The South African State Theatre. Picture: Oupa Mokoena/African News Agency (ANA)
The South African State Theatre. Picture: Oupa Mokoena/African News Agency (ANA)

‘Mr President’ to give voice to the voiceless at State Theatre

By Staff Reporter Time of article published Oct 5, 2021

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Pretoria - Ahead of the local government election, the State Theatre in Pretoria will show Mr President, a production that highlights the socio-political issues affecting the marginalised groups in South Africa.

According to the State Theatre, the academic research-based Mr President intends to become a voice for the voiceless whose basic rights are and have been neglected for more than 25 years and will show from October today to 17.

Mr President was produced by the State Theatre and adapted from ethnographic researcher and theatre maker Bongani Nicholas Ngomane’s thesis “The Invisible Faith in Democracy Ekas’lam – An Exploration of Public Ethnography as a form of protest in an Arts-Based Methodology.

Written by Ngomane and directed by Tshepang Moticoe and Dr Karina Lemmer, Mr President follows a postmodern style composition that exhibits still and moving images to illustrate the conditions that suppress the mindset of abantu base kas’lam.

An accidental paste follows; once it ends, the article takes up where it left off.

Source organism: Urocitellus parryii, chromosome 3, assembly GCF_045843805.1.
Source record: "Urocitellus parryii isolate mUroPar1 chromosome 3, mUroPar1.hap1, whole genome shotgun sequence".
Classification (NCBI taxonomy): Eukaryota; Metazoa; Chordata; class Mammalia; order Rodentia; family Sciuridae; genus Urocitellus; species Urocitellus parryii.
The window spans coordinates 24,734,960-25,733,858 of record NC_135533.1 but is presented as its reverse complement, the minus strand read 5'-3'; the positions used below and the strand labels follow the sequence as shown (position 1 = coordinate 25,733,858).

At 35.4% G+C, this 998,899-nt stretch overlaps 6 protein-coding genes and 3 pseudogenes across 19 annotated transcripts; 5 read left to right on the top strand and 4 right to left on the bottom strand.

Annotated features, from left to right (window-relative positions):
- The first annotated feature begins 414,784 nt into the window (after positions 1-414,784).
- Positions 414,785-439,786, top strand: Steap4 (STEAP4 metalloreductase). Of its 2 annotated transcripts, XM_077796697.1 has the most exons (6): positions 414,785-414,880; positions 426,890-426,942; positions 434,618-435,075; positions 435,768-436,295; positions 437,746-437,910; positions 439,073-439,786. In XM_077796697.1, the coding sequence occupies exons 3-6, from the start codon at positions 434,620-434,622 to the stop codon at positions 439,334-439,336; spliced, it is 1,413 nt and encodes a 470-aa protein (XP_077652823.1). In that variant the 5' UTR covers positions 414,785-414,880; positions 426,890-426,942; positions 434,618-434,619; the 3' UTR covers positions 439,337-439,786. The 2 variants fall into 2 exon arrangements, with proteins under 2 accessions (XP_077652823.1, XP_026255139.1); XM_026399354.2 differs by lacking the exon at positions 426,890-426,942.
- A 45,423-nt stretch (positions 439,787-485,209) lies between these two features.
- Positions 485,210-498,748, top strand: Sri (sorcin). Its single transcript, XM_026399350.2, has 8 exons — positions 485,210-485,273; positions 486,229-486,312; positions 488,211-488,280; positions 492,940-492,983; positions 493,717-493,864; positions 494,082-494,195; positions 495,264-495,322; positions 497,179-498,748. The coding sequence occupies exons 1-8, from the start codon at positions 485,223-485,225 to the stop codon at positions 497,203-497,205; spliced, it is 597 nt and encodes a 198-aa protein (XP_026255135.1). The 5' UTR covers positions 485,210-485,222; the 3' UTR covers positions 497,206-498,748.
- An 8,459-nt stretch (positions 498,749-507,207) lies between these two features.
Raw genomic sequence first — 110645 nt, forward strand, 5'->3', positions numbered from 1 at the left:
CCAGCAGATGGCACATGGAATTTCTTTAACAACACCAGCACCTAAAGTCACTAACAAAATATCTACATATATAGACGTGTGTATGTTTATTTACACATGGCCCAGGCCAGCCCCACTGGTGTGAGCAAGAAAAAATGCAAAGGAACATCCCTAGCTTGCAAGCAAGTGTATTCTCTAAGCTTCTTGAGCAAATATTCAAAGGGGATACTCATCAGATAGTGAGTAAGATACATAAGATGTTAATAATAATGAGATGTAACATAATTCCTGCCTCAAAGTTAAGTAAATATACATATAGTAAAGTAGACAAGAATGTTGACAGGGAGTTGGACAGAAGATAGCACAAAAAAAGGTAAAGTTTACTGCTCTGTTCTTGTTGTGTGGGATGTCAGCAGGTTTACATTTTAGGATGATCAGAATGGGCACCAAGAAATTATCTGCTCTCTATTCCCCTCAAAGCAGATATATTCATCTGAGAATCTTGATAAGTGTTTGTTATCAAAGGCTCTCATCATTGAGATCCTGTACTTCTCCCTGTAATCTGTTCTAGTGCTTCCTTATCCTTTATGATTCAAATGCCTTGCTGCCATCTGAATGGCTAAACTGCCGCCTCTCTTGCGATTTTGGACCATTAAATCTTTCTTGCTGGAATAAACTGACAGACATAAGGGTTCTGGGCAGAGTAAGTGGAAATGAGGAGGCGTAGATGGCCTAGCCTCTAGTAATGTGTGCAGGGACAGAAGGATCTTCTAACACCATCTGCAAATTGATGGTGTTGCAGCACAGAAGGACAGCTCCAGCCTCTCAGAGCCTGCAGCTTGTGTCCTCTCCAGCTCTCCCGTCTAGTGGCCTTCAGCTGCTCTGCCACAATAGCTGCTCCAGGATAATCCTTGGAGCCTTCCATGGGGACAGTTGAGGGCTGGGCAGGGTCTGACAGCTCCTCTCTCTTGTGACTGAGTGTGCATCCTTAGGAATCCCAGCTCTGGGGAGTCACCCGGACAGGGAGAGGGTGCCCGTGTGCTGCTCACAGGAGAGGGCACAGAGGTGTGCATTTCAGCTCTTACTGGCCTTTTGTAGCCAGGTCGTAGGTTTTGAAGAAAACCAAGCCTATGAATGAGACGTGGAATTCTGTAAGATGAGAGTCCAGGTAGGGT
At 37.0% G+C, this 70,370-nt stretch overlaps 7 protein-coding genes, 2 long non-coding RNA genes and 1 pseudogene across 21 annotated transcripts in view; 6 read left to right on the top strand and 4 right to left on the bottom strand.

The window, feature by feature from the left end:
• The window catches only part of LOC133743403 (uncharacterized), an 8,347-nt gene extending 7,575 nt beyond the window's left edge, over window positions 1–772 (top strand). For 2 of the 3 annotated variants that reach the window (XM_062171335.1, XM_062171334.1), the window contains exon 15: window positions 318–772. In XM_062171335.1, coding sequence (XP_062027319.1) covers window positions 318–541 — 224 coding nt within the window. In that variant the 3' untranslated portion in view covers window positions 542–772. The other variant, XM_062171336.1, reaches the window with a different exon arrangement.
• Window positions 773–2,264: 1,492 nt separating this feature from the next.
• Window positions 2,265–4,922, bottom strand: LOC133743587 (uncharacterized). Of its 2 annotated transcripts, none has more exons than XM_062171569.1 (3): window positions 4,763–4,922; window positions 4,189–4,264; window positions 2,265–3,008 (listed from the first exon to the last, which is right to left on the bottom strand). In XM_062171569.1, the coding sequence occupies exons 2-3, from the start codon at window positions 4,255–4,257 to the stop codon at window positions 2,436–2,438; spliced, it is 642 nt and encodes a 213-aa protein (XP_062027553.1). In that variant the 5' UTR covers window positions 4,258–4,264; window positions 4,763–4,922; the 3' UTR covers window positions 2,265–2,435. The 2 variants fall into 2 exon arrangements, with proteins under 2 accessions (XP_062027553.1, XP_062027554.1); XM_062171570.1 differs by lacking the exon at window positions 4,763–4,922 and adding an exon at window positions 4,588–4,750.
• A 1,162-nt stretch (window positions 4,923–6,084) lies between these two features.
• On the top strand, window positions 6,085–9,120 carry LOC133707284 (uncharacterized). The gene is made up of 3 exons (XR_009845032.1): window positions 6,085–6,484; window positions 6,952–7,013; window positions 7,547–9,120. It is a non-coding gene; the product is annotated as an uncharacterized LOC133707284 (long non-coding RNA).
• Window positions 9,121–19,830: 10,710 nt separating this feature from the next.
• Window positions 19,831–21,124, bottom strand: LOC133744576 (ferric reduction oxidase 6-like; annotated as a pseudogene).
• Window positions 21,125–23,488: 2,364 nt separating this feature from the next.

Ngomane said Mr President questions the greater period of a democratic zeitgeist that was not serving its people.

He added that Mr President was a creative exploration that problematised the South African democratic system that fails to serve the marginalised.

“The set and sound are applied as installations that depict the ‘institution’, against which a journey into the consequences faced by the marginalised unfolds. All creative choices stem from evidence gathered during a creative research project and our goal was to generate a multi-dimensional immersive experience.

“To this end a combination of elements, physical expression, text, voice, sound, music and set is applied in an attempt to honour the complexity of the themes explored and the reality of those who live it.”

The academic researcher also added that they hope that when the minority are brought into the exclamations of the majority a recognition and platform to voice out communally will be created for those who have suffered the erosion of the democratic zeitgeist from unrectified paths of history.

“We can no longer afford silence without productive progression,” said Ngomane.

Pretoria News

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